Regular readers to this site will know that I have something of a penchant for the Swedish band Kungens Män. This started with the release of their Stockholm Maraton album, which I found to be superbly played, refreshing and bang on the way my musical taste was going. This was further sealed with the release of their epic meditation on ‘a day in the life’ Dag & Natt, the addition of saxophone to the band’s palette really taking things to the next level for me.
I’m not going to go through the rest of the Kungens Män catalogue at this stage, but a special mention also needs to go out to ‘Tesen’ from the ‘Fuzz på svenska’ album which is one of my favourite tracks of recent years.
What was missing from my experience was seeing the Stockholm collective live, something that I was sure would be an absolute blast. So it was with some trepidation that I found myself walking into the legendary (ask anyone who has played there) Golden Lion in Todmorden (between Leeds and Manchester in the beautiful valley of Calderdale) to find the band already in there. Overcoming my shyness I enjoyed chatting to the band for an hour or so before it was time for them to play.
Perhaps a little bit of context about the Golden Lion is necessary here before continuing. This was a free gig that was put on in the bar of the pub. Just imagine for a minute walking down to your local bar to find there is a band playing… but actually the way the stage is set up it’s more like someone’s front room with bookshelves, a fireplace and a mirror… if the band had been sitting in armchairs they wouldn’t have looked out of place.
Kungens Män immediately launched into a set with great vigour and professionalism… they immediately seemed to click and be very happy to play there. Over the course of the next 90 minutes of so they treated us to a range of styles and pace which will live long in the memory. I was struck in particular with how the audience, most of whom had probably never heard of the band before, were well into the music and were quiet and respectful throughout.
This all combined to make it a very special evening indeed, and a great way to finally experience one of my ‘must see’ bands. It was special because here were musicians who individually bring so much to the group but together seem to be more than the sum of their parts… musicians who clearly know each other and each others’ styles… where everyone can express themselves.
The journey home was quite tough… the next 90 minutes going considerably slower than the set… the motorik of the motorway far more soporific than the motorik of the third track played that night, but I made it home without succumbing to sleep… just about.
The next day I had the unique feeling of being able to look forward to seeing the band I saw last night. I’ve never seen a band two days running before and I wondered how this would be, the fact that this would likely be a very different vibe was something that I was looking forward to, and the fact that this group improvised meant it was likely to be a different experience… you’ll not be hearing ‘this one’s from our new album’ with Kungens Män.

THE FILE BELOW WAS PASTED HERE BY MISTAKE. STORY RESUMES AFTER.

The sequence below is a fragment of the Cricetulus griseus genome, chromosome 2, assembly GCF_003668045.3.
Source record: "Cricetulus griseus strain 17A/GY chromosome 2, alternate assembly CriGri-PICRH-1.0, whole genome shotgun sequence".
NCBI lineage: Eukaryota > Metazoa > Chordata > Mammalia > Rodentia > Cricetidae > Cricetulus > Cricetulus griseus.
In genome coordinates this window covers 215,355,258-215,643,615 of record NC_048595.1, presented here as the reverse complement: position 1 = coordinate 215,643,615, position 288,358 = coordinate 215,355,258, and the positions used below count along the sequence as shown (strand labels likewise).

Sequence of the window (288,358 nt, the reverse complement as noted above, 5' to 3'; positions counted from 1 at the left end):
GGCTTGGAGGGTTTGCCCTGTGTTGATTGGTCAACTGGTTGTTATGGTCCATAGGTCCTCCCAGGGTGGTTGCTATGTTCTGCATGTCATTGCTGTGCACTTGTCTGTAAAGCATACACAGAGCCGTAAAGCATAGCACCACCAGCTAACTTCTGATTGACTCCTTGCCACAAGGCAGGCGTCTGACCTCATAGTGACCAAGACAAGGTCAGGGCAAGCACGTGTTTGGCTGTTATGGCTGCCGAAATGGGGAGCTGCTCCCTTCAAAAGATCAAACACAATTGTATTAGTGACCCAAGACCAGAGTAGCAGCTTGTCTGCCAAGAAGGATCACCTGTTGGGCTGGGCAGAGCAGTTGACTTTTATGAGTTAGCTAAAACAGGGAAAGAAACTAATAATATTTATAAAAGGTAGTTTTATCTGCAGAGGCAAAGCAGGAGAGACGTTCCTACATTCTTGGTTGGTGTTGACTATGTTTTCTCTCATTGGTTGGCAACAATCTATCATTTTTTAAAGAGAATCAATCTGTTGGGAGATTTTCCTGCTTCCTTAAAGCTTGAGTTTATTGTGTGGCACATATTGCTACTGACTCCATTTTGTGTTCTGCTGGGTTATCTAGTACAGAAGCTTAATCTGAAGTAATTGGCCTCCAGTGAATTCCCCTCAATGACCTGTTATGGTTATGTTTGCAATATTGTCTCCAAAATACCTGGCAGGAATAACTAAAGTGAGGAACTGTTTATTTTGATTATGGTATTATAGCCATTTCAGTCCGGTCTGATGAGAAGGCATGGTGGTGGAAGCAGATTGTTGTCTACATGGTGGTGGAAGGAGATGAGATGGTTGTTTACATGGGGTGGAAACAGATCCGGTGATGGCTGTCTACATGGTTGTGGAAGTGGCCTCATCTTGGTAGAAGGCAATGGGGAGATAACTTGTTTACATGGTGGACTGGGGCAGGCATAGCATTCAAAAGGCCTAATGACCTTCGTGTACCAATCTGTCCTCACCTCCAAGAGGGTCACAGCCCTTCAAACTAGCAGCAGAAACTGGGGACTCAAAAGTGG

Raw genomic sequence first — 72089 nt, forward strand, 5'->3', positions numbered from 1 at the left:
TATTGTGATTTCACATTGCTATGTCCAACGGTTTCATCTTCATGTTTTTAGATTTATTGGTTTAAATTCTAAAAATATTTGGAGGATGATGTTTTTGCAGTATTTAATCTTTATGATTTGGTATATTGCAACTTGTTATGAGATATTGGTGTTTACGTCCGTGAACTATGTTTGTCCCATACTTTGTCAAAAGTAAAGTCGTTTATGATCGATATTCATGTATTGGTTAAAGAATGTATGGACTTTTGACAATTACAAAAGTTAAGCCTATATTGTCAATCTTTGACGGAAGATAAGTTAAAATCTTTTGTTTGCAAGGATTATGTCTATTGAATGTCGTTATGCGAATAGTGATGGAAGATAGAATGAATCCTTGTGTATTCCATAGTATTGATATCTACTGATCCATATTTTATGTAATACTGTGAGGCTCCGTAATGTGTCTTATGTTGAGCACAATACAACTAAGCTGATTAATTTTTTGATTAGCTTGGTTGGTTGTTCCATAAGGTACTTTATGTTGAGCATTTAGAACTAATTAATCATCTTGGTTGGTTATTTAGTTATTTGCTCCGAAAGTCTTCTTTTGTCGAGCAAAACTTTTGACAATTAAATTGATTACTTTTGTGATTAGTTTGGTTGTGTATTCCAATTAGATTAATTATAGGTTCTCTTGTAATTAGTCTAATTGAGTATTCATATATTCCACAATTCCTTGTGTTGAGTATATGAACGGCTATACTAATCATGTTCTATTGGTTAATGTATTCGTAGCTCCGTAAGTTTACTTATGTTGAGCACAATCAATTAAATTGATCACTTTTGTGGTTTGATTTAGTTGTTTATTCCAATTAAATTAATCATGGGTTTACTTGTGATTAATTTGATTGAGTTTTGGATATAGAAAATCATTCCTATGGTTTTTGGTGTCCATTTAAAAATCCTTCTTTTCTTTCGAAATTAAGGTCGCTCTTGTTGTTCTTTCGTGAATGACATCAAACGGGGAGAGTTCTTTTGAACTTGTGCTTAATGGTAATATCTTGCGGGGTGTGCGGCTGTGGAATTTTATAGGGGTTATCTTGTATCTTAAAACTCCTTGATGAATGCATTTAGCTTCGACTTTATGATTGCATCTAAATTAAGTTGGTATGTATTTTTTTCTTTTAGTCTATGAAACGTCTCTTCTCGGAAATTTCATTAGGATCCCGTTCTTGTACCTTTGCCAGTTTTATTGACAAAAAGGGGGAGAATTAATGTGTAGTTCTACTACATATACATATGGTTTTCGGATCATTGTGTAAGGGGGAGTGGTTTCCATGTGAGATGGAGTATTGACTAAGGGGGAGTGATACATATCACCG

After a day in Manchester I found myself in contemplative mood as I made the hour’s walk to the venue from my lodgings. Although the situation where I live in Sheffield is getting worse too, I am always struck by how many homeless people there are in Manchester and this leads me to reflect on the wider nature of society and how the outcome of the upcoming General Election is unlikely to change this.
To compound this I was listening to one of my albums of the year ‘Whities 023 (The Act of Falling From The 8th Floor)’ by Abdullah Miniawy and Carl Gari, which is a haunting meditation on the political situation in Egypt… the night… the streets… the people all adding up to a heady mix in my brain… perhaps not the best introduction to a gig… but maybe…
Arriving at the venue there was an opportunity to have a chat with some old friends before assembling in front of the band and… bam!… they went straight into a more powerful high-tempo set from the get go. I felt my body moving straight way, and indeed there is social media evidence of my unique style of ‘Uncle at a wedding’ shapes on social media… but hey the time to stop dancing is when you’re dead, right? And even then…
What particularly struck me was how different this set was from the one the previous night… Kungens Män adapting to the different vibe of the scuzzy Manchester cellar with aplomb. This was music that was more punchy… less reflective… more guitar… less saxophone, although when it came in on the last stupendous track it really took me to another level.
Briefly speaking to members of the group after both gigs they seems more relaxed about the first one, and perhaps it was a more relaxed set… maybe there was more freedom and less at stake… but for me both were good in their own ways… both made it worthwhile coming… because while it was clearly the same band… within those parameters were different performances matching the context.
As I walked back to my B&B I was still in reflective mood, but it was a different, less melancholy, reflection. I put Jan Johansson’s ‘Jazz på svenska’ on… the album that was something of a inspiration for Kungens Män ‘Fuzz på svenska’ (and which inspired me to do my Spotify playlist ‘Psych på Svenska, see below). Listening to that beautiful piano music and essential double bass accompaniment it stuck me how beautiful and important music is to my world… how, walking the night streets of Manchester, it acted as a sonic augmented reality. Johansson’s album was perfect for processing the gig and the city as it unfolded in front of me… nothing had changed but I slept a bit easier knowing that that there are people who can make it better.
I saw Kungens Män:
On 3/12/19 at the Golden Lion in Todmorden
On 4/12/19 at the Peer Hat in Manchester.
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